Patient consent now at team rather than individual level

We have been upgrading the privacy features of Patients Know Best to more closely match standard professional practice as well as patients’ abilities to understand medical data.

For example, back in July 2015 we switched to the privacy labels model of data sharing – each data point in the record is classified as general, mental, sexual and social care privacy, and the patient chooses which teams get access to which combination of data. Patients understand this privacy model well without needing medical training, and the functionality scales to cover the vast majority of clinical scenarios. For professionals dealing with children, earlier this year we switched on record freezing functionality so that they can temporarily prevent access of non-professionals to a child’s record while they investigate the safety of the child.

This month we migrated all our customers to the full privacy labels functionality. This will save time for coordinators who were previously manually adding individual professionals in the team to each patient’s record to grant access. Now the whole team gets access to the patient’s record – with the patient’s consent through a relationship of care – and the team decides who its members are.

We made these changes after requests from and testing with several customers. This mirrors standard clinical practice. In clinic, a patient does not consent separately to every single employee of the clinic, rather they consent to receive treatment by the clinic and the clinic has its own clinical governance for which staff can access medical records. These staff are clinical professionals like doctors and nurses but also supporting staff like secretaries who answer calls from patients and type letters on behalf of doctors.

Patient control allows better safeguards than standard practice. Since the start of the year PKB software tracks every access by every user into a patient’s record. Later on this year the patient, their carers, and any professionals looking at the patient’s record will see this log of who accessed the patient’s record when. This allows the patient to know about and query any inappropriate access, something internal medical records procedures currently do not allow. Any emergency access to the record will also be reported to the Caldicott Guardian of an institution, again functionality that goes beyond standard clinical practice.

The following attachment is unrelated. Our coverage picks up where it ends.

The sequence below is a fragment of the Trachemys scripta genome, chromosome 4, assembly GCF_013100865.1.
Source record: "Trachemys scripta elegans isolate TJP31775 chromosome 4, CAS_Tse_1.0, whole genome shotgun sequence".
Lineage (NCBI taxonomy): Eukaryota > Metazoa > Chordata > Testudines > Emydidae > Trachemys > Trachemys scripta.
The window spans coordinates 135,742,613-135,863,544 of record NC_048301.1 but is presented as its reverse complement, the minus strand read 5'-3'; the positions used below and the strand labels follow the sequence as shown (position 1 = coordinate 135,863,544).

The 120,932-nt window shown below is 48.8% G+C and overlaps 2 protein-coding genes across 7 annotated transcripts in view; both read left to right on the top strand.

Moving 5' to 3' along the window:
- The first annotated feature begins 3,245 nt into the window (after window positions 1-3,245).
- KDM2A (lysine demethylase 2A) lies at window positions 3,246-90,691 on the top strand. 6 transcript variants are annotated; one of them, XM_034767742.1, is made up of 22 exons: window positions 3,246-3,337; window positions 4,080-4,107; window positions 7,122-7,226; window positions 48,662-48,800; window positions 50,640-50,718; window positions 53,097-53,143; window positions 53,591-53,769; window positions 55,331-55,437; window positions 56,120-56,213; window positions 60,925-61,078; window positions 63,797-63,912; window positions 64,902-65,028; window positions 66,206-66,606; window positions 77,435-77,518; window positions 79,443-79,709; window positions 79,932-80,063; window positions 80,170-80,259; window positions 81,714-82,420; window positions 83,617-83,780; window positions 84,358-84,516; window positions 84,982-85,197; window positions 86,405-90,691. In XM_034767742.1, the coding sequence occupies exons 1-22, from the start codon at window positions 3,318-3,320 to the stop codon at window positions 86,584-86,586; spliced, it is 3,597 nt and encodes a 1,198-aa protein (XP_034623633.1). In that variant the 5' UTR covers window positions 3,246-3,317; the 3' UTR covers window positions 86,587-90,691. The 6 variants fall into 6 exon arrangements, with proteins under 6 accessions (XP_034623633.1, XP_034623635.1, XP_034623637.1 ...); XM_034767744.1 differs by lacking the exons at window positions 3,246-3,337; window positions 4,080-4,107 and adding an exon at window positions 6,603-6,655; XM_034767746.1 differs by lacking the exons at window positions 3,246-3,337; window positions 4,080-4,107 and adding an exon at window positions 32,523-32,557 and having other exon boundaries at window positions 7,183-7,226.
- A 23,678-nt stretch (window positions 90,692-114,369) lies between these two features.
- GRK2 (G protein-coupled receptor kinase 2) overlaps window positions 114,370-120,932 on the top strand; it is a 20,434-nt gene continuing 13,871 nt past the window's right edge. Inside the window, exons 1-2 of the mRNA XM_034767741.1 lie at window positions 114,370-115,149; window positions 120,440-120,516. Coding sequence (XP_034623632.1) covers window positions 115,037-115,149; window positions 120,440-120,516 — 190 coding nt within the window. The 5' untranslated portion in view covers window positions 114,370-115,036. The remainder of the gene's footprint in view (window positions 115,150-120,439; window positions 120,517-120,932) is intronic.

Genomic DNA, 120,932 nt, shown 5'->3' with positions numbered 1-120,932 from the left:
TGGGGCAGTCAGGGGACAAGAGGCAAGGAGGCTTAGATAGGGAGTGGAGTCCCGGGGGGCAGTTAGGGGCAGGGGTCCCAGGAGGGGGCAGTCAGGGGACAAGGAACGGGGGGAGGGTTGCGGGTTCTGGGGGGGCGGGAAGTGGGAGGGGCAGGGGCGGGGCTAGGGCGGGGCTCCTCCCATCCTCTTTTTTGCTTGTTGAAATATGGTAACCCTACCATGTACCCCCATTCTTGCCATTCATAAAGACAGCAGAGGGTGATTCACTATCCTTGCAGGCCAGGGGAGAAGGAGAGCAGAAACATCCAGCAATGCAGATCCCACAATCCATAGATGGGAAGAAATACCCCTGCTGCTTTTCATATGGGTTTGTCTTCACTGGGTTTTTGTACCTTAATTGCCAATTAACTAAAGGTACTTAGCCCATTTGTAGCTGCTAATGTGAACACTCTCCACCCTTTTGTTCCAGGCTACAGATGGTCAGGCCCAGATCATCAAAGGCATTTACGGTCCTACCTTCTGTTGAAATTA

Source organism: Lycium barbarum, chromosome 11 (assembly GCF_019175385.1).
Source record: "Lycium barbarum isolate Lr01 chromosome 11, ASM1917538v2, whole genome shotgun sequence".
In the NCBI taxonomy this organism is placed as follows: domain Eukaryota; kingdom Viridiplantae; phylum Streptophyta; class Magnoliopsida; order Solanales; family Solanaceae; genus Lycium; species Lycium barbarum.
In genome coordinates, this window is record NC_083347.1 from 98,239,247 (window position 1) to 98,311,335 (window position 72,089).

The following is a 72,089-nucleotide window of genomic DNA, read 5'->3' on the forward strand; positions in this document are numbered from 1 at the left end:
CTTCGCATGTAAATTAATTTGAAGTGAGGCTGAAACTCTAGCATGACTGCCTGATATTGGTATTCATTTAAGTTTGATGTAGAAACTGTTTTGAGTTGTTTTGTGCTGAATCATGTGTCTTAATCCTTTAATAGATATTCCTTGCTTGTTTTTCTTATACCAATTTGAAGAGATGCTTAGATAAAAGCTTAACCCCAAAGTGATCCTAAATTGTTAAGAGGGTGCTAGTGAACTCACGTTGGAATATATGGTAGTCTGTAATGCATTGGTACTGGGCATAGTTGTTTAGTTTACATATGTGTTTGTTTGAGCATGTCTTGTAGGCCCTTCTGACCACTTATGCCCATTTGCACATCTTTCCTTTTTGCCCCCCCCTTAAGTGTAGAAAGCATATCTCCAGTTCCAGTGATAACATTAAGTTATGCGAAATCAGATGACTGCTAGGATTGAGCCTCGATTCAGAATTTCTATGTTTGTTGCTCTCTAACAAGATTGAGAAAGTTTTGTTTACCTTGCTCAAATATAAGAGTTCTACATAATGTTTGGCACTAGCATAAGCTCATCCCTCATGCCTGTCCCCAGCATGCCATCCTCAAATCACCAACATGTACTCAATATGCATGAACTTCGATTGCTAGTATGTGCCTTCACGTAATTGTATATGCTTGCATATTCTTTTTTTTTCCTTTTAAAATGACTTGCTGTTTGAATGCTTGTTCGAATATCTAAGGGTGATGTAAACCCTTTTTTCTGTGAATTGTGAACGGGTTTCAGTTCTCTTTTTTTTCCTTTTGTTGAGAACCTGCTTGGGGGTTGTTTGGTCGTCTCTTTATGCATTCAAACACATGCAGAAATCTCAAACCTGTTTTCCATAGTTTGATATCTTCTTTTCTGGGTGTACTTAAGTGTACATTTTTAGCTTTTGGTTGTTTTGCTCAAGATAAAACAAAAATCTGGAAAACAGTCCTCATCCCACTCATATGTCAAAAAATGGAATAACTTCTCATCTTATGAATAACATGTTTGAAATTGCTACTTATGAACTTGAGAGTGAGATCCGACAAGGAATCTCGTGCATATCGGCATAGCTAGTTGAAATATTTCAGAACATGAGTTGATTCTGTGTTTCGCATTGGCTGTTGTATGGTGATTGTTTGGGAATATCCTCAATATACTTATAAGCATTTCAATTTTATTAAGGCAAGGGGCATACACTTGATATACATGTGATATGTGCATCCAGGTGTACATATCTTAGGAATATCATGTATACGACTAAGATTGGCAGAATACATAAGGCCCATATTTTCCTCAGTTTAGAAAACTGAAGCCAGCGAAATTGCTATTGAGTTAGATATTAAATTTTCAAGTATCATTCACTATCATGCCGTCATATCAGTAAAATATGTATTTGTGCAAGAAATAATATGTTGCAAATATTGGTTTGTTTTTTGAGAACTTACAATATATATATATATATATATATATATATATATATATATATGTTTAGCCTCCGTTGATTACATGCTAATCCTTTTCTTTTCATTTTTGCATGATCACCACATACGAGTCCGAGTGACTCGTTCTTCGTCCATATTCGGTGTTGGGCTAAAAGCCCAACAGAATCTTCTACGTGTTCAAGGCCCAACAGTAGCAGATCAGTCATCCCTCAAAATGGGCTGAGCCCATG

Patients are still able to manually invite individual professionals outside of teams e.g. inviting a private doctor who is not a user of PKB to see the full medical records of the patient.

All these features help professionals look after patients faster and better while allowing patients to understand their health more. We hope you like these features. Do contact us with your comments and questions.


  1. That is excellent news, thank you.

    Will teams have view/sight of access logs? I’m a professional user, a coordinator and also CCIO. I would value this primarily as a business intelligence and secondly (if required) for our Caldicot guardian.

    1. Thanks for asking!

      The professional users (e.g. doctors and nurses) and the team coordinator can see the full access log when they click into a patient’s record. (The data are being tracked in the back-end on production but for the front-end we are only showing this on our test server.)

      The organisation administrator (not the team coordinator) will see break-the-glass entries. If they want the full access log they will need to ask a user who has access to the patient’s record to show them the full logs.

      I hope this makes sense and do let us know your next round of questions.

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